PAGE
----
NPA Blog: Confessions of an IT/Networking Professional

Confessions of an IT/Networking Professional

David Deitch has been an IT/Networking professional for over 35 years, and while he hasn't seen it all, he's seen a lot and he is sharing some of what he has learned here. In this blog, he is going to touch on topics related to the NPA Core Pillars of Professional Development, Career Growth and Ethical Integrity. Check out what he has to confess this time!

David Deitch
Crystal Connections Atlanta

4/4/2023 - The First Confession

5/14/2023 - The Second Confession - How To Recognize Your Job Has Run Its Course


The First Confession

In this space, I am going to post on a variety of subjects, topics that I think are relevant to IT/Networking Professionals and the core Pillars of the NPA: Professional Development, Career Growth and Ethical Integrity. But first, a confession. I am an engineer by education and a IT/Networking professional by trade. But I am not a writer.

First, a brief introduction. I have been an IT/Networking Professional for over 35 years. I started out as a programmer, had a disappointing experience in technical support, then decided to become a Novell Certified Network Engineer. This helped me land a job with the Entertainment Networks at Turner Broadcasting System (think TBS, Cartoon Network, TNT, Turner Classic Movies).

After 11 years, I decided to focus on a niche area of IT called Business Intelligence and embarked on a targeted career as a Crystal Reports Developer. My diverse background in IT/Networking as well an interest in understanding how a businesss utilizes information has helped me reach a level of experience and expertise.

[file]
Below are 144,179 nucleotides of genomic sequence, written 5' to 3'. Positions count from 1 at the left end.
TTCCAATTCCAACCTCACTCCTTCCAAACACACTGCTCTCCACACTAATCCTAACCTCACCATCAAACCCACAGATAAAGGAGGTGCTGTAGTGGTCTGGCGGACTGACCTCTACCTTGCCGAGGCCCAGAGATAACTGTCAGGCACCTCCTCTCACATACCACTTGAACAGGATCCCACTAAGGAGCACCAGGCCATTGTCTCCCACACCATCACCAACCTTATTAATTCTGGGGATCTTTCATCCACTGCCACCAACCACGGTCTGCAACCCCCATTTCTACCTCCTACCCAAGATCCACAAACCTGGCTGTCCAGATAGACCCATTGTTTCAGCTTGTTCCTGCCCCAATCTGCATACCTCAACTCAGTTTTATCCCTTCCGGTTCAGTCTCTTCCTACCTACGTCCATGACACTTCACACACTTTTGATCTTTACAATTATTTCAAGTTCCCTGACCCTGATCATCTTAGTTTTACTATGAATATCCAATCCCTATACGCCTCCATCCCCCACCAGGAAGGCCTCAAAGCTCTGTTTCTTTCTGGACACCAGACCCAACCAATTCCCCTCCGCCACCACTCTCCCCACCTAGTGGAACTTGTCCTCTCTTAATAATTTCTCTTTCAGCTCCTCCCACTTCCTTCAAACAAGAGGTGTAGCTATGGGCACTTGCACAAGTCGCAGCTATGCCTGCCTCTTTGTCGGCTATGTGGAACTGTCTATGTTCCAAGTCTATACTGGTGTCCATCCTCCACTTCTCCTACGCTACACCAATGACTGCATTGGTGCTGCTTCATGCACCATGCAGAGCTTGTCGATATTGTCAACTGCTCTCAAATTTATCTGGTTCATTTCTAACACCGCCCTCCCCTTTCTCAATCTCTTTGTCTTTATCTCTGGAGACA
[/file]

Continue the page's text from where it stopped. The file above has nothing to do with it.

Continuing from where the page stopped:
The IT/Networking profession looked a lot different when I started out than what today's young IT/Networking professionals face. There are a lot more areas of Information Technology in which to embark on a career, but there are still some key skills every IT/Networking professional should bring to the table.

As was discussed in the March NPA Public Webinar, in this data-driven age, Information and Network security is essential to every company. If you are interested in a career in IT/Networking security, you should familiarlize yourself with firewall and router security, data encryption, software and hardware security, risk analysis and mitigation, regulatory and industry compliance standards, and resources and tools for testing.

If you want to be a programmer like I did initially, it is not enough to know C++. You should be fluent in Python, JavaScript, Ruby and PowerShell as well. Not only will you be able to develop applications but you can also build automation tools to improve in-office tasks. You should also be familiar with application development and project management methodologies, such as Agile and Waterfall. If you are interested in app development, having experience with vendor-specific development platforms makes you ready-to-code for prospective employers.

Back in the day, Systems and Networks was an IT/Networking Professional's whole world. You installed and managed the network and servers, and installed off-the-shelf or custom designed client/server applications. There is still a need for professionals who can administer Windows, Linux or Mac servers and workstations, who are experienced at installing and maintaining customized applications, who can manage Local Area Networks (LANS) connected to Wide Area Networks (WANs) connected to Storage Area Networks (SANS) connected to Virtual Private Networks (VPNS) and Cloud Hosted Networks (CHN).